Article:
Magnus Stanke – Time Lies
I’ve been writing for many, many years (songs, film criticism, film scripts) — novels, however, only for the last three. I live in Spain, am putting finishing touches to my third book and plotting the fourth.
While my books are not autobiographical in a literal sense, there is a lot of me in them. Like most people, I have created a comfort zone around myself that attempts to emulate aspects of my childhood. I have spent more than half of my life outside of my native Germany. I have willingly – and happily – lived and travelled on a shoestring and off, in places in and out of Europe and put myself in situations where I’m the proverbial ‘outsider looking in’; close to, but on the margins of, well, for a lack of a better word, ‘society’.
That’s where I feel at home, no matter whether it’s South America, the Middle East, the Caribbean or Spain (where I’ve lived for seven years). I always endeavour to learn the language and adapt as much as I can. And I’m successful at it, to a point.
And that’s where my narratives set out from, my personal vantage point from the outside peeking in. The drama arises from the protagonists’ yearning to be part of something that’s essential alien to them, but without getting too close. Of course they get burned, sometimes severely. There’s such an enormous potential for antagonism that I think I could write for the rest of my life.
That, at least, is the plan.
In ‘Time Lies’, a quietly devious mystery-thriller set in Cold War Germany, a reluctant serial killer realises he has been murdering the wrong people.
But there is hope for him yet…
Karl wakes up in a locked room, a prisoner once again. But this unfamiliar place is no penitentiary. And this time he volunteered to be here.
A tragic accident took everything that was dear to Albert. Now everybody’s favourite twin sits in his wheelchair and contemplates the ultimate sin.
Dagmar was taken in by the church as a baby and has grown into a young woman with a ferocious appetite – and it’s not for food.
Tobias is the other twin, the also-ran whose greatest talent lies in impersonating his brother. Tobias’ skills are less developed when it comes to killing.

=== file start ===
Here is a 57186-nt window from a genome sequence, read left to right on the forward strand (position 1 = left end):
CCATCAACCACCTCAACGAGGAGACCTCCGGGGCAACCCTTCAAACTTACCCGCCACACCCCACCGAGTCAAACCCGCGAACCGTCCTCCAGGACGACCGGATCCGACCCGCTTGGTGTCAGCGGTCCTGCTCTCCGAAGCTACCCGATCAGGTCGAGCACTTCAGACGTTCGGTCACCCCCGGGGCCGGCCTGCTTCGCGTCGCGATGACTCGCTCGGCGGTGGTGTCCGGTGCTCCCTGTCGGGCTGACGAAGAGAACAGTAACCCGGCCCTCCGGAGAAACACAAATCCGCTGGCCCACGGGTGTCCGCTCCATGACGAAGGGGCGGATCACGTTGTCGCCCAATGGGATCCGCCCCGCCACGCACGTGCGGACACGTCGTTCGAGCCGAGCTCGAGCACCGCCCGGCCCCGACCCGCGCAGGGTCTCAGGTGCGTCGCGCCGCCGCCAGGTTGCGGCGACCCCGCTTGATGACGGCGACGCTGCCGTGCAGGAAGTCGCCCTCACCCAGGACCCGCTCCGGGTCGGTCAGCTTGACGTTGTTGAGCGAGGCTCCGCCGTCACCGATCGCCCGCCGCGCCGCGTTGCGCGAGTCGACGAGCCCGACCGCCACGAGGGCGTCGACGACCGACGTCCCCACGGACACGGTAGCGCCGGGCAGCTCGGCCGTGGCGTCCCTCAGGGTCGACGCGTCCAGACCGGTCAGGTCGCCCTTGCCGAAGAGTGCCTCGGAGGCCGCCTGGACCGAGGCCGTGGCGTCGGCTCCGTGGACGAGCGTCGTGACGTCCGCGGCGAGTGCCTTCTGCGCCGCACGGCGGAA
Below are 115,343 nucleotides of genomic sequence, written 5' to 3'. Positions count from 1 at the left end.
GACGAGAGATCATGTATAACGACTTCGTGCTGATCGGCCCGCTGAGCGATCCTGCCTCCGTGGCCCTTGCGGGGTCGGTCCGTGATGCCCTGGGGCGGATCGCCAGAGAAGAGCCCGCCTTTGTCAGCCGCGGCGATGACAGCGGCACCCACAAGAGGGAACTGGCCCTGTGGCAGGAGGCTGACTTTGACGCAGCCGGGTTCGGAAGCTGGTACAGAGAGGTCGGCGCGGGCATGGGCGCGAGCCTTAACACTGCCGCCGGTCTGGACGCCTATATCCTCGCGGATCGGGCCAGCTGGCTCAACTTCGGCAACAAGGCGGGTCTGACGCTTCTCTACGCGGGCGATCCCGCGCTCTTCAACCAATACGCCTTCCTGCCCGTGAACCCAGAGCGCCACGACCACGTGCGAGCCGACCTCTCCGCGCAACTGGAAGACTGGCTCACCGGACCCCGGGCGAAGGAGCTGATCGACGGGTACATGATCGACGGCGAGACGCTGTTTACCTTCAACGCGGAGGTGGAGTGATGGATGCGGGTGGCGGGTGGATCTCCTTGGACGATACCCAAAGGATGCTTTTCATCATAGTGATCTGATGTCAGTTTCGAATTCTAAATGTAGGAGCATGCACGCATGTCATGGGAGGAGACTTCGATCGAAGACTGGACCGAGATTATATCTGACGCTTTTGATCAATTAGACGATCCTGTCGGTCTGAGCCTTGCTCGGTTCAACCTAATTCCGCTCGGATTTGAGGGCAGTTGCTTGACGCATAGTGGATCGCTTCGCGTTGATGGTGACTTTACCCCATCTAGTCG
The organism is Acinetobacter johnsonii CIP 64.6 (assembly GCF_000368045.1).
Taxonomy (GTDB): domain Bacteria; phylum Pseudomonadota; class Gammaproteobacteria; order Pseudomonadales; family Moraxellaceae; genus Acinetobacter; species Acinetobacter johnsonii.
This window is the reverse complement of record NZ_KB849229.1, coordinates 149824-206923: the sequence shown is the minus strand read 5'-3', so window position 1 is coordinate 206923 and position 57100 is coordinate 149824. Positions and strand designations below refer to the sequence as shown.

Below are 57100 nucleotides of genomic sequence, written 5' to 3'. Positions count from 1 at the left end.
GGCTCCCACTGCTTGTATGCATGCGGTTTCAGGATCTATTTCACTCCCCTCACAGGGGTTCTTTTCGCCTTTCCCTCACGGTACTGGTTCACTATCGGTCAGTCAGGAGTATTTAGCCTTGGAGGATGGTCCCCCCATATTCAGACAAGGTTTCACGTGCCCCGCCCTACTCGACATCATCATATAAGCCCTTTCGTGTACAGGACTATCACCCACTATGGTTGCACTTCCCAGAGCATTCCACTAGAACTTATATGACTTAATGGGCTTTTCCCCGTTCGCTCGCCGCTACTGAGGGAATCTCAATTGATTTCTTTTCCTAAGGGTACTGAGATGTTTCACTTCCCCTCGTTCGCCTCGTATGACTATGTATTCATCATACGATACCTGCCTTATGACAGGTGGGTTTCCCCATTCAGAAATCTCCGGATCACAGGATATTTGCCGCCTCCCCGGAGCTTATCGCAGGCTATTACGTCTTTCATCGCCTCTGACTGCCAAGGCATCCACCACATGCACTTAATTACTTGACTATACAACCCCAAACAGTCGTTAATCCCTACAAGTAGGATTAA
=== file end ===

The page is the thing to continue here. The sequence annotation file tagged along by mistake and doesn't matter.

But make no mistake – he’ll catch on…
Four different people. Four different stories. One murderer. Maybe their lifelines crossed years ago.
Both ‘Falling in Death and Love’ and ‘Time Lies’ will be free from Dec 15-17
Get Them From-
Time Lies- Amazon
Falling in Death and Love- Amazon
Robbin Miller – Three Best Friends
Robbin Miller is a Children’s Book Author for writing picture books on inclusion and diversity. “Three Best Friends,” is Robbin’s second picture book promoting inclusive and accessible playgrounds for all children to play together. When inaccessible playgrounds exclude children with physical mobilities from playing with their friends, they can became targets for bullies to call them names and to be mean to them. “Three Best Friends,” emphasizes that children bully other children with disabilities when they perceive them as being different from themselves and not being like them.
“Three Best Friends,” is the first picture book promoting accessible and inclusive playgrounds for children with mobility impairments. The protagonist and his two best friends are excited about a new playground opening up in their community. After the ribbon is cut, the protagonist pushes his wheelchair alongside his two best friends. Suddenly, the protagonist yells out, “My wheelchair is stuck in the wood chips flooring of the playground.” He struggles to no avail to try push his wheelchair out of the wood chips. With tears running down his face and aching shoulders, the protagonist’s father pushes him out of the playground.
The protagonist is determined to find a way to play with his friends in the new playground. He is bullied by two children in the playground as he waits outside of the fence for his two best friends to come out to play with him. Despite feeling humiliated, the protagonist learns the true meaning of friendship. The lesson is that inaccessible playgrounds prevent children with all abilities to interact and to play together.
“Three Best Friends,” is a great resource for children in school to read and to have a discussion on how kids learn from each other from all abilities backgrounds in public playgrounds.
The book is being sold at www.amazon.com in print and kindle forms. Also, “Playgroup Time,” which promotes inclusion at an early intervention structured playground for all young children with all abilities. EJ meets a new friend who cries on his first day of playgroup. Through a few itty mishaps and adventures, EJ’s friend learn how much playgroup is to meet other young children to have fun.